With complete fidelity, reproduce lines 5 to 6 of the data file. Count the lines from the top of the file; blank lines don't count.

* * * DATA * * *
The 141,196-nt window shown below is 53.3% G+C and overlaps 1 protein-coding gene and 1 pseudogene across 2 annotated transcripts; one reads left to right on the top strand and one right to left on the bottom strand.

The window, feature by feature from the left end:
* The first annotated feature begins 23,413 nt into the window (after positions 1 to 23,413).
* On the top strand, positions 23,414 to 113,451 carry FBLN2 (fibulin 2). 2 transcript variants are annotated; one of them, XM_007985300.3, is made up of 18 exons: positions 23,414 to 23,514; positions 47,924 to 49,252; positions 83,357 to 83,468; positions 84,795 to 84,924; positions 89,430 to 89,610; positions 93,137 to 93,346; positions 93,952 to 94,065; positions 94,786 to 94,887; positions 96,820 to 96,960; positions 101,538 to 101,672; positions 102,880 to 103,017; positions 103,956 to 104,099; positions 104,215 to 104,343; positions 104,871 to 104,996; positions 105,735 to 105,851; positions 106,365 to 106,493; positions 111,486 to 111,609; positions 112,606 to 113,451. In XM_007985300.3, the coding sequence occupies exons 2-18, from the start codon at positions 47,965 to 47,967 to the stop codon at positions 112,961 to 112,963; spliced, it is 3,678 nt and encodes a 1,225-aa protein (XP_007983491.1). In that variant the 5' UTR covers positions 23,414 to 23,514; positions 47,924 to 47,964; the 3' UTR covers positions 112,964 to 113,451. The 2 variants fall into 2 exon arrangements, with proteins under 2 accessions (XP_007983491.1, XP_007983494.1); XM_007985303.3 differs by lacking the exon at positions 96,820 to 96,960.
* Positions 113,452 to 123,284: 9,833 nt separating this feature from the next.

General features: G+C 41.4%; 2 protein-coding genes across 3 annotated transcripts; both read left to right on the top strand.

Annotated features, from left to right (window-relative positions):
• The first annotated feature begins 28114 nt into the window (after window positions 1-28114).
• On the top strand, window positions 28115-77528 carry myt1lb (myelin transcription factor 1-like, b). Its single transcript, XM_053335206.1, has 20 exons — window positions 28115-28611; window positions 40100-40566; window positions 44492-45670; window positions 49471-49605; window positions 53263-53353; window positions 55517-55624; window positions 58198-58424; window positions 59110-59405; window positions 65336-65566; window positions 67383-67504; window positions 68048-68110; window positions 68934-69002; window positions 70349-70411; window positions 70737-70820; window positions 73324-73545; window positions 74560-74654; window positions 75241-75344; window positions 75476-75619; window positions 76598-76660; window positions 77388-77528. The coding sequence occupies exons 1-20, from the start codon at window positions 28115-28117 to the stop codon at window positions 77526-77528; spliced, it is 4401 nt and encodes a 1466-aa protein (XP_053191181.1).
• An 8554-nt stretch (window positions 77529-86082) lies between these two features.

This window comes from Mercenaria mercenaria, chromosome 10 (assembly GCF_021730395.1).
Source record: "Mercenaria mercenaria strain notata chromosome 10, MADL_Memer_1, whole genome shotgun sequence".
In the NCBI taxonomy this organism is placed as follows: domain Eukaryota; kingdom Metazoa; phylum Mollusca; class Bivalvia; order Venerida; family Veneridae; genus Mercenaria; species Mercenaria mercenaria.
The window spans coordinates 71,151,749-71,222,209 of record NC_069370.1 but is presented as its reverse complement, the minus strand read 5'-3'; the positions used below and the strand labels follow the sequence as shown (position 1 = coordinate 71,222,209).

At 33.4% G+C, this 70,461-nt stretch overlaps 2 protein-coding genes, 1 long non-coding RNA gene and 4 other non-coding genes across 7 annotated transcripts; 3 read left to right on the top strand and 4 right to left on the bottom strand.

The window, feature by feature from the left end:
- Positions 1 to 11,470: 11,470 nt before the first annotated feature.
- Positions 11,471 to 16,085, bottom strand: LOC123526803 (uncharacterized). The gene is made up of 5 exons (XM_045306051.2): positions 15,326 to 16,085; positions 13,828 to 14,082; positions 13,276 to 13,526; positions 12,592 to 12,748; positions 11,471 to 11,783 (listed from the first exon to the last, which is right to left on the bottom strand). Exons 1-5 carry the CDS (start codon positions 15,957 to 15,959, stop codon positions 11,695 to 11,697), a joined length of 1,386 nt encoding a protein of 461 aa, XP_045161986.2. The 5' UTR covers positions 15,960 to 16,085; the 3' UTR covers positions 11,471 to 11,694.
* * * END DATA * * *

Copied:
* Positions 113,452 to 123,284: 9,833 nt separating this feature from the next.

General features: G+C 41.4%; 2 protein-coding genes across 3 annotated transcripts; both read left to right on the top strand.